Endoscopic resection and ablation versus esophagectomy for high-grade dysplasia and intramucosal adenocarcinoma

J Thorac Cardiovasc Surg. 2011 Jan;141(1):39-47. doi: 10.1016/j.jtcvs.2010.08.058. Epub 2010 Nov 5.


Background: Esophagectomy has been the traditional therapy for high-grade dysplasia and intramucosal adenocarcinoma. New endoscopic approaches allow treatment of these lesions with esophageal preservation. The aim of this study was to compare the outcome of endoscopic therapy with esophagectomy for high-grade dysplasia and intramucosal cancer.

Methods: A retrospective review was performed of all patients treated for high-grade dysplasia or intramucosal adenocarcinoma from 2001 to April 2010.

Results: Endoscopic therapy was performed in 40 patients (high-grade dysplasia = 22, intramucosal cancer = 18) and esophagectomy in 61 patients (high-grade dysplasia = 13, intramucosal cancer = 48). Endotherapy consisted of 102 endoscopic resections and 79 mucosal ablations (median 3 interventions per patient). In the endotherapy group, intramucosal cancer was completely resected in all patients. At last assessment, 10 patients have been converted to intestinal metaplasia without dysplasia and 21 to no residual intestinal metaplasia. Five patients have follow-up biopsy procedures pending after recent ablation, and esophagectomy was performed in 3 patients for failed endotherapy. A laparoscopic Nissen fundoplication has been performed in 8 patients after eradication of intestinal metaplasia. Esophagectomy resected the mucosal disease with negative margins in all patients. Compared with esophagectomy, endotherapy was associated with significantly lower morbidity (39% vs 0; P < .0001) and similar survival (94% at 3 years in both groups; median follow-up 34 months after esophagectomy vs 17 months after endotherapy; P = .0026).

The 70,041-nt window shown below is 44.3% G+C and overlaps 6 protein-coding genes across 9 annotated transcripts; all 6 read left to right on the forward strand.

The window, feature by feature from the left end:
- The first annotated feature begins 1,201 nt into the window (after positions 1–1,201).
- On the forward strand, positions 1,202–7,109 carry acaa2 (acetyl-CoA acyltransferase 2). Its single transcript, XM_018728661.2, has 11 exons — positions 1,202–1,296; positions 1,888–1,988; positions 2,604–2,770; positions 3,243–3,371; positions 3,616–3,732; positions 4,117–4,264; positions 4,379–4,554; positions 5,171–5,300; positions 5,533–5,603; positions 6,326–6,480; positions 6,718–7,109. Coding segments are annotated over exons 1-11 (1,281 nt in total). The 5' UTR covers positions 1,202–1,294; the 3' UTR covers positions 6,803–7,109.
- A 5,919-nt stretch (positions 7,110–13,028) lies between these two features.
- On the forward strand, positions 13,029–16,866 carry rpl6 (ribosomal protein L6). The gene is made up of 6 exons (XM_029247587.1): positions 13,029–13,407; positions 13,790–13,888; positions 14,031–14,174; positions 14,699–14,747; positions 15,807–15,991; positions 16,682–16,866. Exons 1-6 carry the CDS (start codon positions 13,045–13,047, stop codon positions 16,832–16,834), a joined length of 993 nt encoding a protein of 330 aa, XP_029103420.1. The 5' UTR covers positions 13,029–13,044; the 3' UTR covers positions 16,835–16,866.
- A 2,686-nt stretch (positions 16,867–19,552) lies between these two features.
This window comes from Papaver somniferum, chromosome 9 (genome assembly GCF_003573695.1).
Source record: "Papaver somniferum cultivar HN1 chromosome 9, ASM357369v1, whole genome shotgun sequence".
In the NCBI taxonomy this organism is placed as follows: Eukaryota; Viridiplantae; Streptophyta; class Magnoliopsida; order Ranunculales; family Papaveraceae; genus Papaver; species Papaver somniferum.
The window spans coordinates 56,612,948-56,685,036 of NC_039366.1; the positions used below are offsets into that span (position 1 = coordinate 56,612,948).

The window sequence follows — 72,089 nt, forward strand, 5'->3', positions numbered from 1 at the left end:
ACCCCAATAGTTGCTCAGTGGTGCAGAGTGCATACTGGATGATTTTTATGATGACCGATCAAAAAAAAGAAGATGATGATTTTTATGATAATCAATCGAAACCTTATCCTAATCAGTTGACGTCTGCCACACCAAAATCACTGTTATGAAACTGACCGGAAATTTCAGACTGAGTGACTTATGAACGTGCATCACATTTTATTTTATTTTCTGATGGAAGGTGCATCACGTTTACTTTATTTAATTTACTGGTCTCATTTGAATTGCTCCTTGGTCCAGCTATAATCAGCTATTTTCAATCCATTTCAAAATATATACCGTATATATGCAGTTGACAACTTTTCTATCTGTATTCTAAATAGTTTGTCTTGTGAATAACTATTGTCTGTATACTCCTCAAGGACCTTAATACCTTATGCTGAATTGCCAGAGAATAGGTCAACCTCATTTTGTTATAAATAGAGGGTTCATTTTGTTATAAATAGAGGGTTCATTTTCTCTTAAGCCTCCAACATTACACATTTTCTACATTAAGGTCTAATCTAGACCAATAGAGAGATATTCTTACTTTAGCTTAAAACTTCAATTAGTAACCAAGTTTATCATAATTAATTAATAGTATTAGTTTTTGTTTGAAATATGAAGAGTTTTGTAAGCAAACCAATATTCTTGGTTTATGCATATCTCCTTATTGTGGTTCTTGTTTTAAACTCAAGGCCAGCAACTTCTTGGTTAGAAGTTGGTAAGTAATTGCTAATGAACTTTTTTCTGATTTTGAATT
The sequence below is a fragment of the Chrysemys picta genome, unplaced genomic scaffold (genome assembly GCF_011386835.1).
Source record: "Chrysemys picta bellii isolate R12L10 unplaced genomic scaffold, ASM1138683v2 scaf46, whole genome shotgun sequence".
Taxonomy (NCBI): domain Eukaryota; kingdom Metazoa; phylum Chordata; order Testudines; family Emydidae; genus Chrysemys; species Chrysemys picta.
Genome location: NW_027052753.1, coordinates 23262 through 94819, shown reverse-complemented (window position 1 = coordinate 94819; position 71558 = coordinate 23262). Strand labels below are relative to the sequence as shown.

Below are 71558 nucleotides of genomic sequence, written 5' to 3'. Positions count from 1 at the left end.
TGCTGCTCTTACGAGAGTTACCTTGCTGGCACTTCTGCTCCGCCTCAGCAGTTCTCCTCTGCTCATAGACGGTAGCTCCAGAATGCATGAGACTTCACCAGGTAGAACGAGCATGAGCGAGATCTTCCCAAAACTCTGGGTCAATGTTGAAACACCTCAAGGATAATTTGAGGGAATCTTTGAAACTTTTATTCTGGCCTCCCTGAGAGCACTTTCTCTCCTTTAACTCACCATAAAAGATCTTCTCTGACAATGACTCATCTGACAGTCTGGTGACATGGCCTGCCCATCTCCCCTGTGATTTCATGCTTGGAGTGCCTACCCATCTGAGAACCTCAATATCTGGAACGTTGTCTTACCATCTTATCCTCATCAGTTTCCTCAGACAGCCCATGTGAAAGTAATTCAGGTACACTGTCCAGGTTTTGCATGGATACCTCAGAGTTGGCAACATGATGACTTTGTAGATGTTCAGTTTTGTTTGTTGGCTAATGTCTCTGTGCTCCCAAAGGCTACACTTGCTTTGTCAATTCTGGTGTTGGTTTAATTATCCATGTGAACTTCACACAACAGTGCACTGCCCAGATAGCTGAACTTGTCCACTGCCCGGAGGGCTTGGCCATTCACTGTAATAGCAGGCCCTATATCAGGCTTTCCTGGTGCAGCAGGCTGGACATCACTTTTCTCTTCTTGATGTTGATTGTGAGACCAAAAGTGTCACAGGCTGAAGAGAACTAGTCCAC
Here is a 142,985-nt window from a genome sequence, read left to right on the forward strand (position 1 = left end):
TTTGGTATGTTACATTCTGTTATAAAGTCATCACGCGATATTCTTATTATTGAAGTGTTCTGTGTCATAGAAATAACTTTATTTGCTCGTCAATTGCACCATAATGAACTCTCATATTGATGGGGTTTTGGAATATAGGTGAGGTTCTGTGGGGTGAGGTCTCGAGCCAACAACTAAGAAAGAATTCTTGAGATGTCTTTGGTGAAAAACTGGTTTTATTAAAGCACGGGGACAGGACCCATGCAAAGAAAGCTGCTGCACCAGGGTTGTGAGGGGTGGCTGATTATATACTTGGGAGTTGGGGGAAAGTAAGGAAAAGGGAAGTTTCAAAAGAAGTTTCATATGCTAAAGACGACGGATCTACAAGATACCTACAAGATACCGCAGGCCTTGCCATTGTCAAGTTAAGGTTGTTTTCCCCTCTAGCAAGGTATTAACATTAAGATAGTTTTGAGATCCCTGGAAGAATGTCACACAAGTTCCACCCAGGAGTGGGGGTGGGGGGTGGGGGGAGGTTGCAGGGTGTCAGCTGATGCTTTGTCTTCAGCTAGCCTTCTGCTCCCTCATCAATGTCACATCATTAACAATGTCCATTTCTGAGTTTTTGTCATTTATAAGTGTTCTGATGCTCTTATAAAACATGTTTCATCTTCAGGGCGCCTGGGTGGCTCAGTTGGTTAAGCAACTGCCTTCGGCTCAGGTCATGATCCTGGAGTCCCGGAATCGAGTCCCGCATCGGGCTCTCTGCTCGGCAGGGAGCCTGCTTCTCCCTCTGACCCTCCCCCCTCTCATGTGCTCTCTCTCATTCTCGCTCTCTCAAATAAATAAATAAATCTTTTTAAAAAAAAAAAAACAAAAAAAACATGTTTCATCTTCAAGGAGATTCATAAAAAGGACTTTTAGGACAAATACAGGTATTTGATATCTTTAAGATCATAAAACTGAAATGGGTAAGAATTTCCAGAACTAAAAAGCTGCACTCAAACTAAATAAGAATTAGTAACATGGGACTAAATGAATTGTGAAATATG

Conclusions: Endoscopic therapy for high-grade dysplasia or intramucosal cancer has lower morbidity than an esophagectomy and similar survival during short-term follow-up, but required multiple procedures in most patients. Both therapies are appropriate options, but preservation of the esophagus allows the option of a fundoplication for reflux control, perhaps further improving long-term quality of life.

Publication types

  • Comparative Study

MeSH terms

  • Ablation Techniques* / adverse effects
  • Ablation Techniques* / mortality
  • Adenocarcinoma / mortality
  • Adenocarcinoma / pathology
  • Adenocarcinoma / surgery*
  • Aged
  • Barrett Esophagus / mortality
  • Barrett Esophagus / pathology
  • Barrett Esophagus / surgery*
  • Esophageal Neoplasms / mortality
  • Esophageal Neoplasms / pathology
  • Esophageal Neoplasms / surgery*
  • Esophagectomy* / adverse effects
  • Esophagectomy* / mortality
  • Esophagoscopy* / adverse effects
  • Esophagoscopy* / mortality
  • Female
  • Fundoplication
  • Humans
  • Kaplan-Meier Estimate
  • Los Angeles
  • Male
  • Middle Aged
  • Mucous Membrane / pathology
  • Mucous Membrane / surgery
  • Quality of Life
  • Retrospective Studies
  • Survival Rate
  • Time Factors
  • Treatment Outcome